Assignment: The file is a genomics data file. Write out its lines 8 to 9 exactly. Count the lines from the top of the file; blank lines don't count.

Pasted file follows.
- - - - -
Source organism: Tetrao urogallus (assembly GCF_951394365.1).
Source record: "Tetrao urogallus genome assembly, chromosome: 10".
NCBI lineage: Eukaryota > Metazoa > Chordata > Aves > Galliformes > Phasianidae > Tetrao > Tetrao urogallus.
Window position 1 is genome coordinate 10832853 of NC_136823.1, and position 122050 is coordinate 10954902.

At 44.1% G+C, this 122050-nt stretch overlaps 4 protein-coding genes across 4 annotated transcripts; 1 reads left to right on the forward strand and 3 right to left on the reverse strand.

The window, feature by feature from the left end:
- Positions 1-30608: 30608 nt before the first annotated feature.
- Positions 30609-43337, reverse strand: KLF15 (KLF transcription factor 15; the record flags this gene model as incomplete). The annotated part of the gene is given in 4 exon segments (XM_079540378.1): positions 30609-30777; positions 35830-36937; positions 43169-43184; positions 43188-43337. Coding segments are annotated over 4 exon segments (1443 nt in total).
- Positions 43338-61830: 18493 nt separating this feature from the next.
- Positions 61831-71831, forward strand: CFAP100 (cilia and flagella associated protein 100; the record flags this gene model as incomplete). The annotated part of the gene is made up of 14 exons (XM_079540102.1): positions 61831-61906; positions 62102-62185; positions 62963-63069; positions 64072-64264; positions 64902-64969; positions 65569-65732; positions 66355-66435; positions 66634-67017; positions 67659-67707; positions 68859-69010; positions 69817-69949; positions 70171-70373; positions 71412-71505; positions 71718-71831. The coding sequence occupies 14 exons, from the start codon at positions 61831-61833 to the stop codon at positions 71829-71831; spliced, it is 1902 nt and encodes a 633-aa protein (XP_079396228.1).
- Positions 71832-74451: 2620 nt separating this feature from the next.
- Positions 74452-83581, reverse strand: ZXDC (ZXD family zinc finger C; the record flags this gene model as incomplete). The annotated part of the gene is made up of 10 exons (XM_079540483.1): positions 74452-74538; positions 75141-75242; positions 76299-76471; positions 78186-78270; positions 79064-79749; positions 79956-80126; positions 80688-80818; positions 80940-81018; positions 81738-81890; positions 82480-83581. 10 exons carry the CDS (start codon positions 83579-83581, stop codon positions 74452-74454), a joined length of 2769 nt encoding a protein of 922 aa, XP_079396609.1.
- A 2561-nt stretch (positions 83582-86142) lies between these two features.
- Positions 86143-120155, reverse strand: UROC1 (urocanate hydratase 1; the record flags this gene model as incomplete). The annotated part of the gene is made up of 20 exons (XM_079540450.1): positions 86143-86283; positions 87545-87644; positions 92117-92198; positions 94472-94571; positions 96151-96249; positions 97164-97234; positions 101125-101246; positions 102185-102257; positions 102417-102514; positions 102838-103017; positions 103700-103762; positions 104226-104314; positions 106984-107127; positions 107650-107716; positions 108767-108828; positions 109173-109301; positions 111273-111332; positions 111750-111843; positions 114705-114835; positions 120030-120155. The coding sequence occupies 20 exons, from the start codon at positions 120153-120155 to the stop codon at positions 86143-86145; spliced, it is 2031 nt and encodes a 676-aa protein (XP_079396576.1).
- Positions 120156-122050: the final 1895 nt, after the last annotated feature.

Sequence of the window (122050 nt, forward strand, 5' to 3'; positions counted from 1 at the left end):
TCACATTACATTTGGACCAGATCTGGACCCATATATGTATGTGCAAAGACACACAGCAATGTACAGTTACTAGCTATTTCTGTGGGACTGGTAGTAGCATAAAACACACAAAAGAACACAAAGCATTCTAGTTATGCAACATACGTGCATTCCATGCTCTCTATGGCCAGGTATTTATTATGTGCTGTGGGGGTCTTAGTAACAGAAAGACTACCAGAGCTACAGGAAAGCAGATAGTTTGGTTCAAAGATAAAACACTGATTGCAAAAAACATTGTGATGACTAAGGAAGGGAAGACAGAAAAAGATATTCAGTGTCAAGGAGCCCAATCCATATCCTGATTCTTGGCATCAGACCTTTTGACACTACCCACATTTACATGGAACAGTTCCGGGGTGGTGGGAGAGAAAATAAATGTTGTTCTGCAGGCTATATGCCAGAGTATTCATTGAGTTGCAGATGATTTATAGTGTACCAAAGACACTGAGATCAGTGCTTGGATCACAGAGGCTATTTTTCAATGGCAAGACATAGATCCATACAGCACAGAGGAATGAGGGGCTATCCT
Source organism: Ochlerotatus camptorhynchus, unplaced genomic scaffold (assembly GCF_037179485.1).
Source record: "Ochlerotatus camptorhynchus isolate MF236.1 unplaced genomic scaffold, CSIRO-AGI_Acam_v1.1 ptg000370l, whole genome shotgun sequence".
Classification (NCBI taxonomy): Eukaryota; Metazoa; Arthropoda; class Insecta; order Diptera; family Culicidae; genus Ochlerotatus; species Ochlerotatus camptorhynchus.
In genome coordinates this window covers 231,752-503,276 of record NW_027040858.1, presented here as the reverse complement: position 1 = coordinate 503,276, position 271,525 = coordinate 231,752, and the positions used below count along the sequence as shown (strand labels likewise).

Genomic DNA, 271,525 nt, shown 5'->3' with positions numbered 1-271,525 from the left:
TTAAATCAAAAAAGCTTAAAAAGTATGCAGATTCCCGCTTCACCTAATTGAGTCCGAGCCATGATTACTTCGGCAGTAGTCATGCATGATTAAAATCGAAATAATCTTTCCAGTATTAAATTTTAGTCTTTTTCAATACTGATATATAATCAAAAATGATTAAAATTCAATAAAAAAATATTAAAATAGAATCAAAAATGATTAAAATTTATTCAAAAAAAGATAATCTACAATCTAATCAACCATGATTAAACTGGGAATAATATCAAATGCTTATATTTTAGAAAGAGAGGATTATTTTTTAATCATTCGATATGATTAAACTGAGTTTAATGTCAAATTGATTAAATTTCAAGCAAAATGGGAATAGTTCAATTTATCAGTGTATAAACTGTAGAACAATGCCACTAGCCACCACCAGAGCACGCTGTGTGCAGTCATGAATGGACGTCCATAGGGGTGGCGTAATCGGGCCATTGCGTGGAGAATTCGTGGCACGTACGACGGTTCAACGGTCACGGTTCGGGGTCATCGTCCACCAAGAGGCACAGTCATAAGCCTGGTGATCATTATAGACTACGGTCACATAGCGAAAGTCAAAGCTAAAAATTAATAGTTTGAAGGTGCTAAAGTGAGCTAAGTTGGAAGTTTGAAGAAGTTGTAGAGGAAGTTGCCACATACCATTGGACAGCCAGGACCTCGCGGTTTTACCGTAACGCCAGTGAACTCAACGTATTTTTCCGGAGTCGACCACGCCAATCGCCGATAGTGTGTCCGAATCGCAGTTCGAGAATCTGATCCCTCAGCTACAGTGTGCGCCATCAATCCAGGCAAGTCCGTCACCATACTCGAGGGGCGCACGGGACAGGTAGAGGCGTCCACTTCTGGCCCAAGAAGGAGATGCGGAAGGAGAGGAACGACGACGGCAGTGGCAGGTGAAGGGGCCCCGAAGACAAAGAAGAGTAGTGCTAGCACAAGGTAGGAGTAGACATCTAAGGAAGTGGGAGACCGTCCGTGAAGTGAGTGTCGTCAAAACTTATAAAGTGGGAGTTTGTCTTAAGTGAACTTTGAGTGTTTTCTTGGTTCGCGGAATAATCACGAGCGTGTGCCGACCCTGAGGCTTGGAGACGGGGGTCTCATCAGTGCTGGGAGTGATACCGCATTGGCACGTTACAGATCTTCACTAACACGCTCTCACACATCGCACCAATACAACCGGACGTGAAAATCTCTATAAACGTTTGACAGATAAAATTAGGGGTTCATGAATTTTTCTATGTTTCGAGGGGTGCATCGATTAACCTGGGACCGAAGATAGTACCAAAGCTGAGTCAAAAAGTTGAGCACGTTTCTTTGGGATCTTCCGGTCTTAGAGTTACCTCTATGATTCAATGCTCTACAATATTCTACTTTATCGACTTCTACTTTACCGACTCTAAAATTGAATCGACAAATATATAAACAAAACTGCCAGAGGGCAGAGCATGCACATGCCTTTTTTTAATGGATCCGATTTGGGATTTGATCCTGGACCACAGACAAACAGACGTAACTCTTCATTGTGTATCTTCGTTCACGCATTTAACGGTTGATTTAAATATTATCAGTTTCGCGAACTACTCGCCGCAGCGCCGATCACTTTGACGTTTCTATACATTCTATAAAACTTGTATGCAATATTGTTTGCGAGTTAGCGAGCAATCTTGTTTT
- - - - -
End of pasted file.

- Positions 30609-43337, reverse strand: KLF15 (KLF transcription factor 15; the record flags this gene model as incomplete). The annotated part of the gene is given in 4 exon segments (XM_079540378.1): positions 30609-30777; positions 35830-36937; positions 43169-43184; positions 43188-43337. Coding segments are annotated over 4 exon segments (1443 nt in total).
- Positions 43338-61830: 18493 nt separating this feature from the next.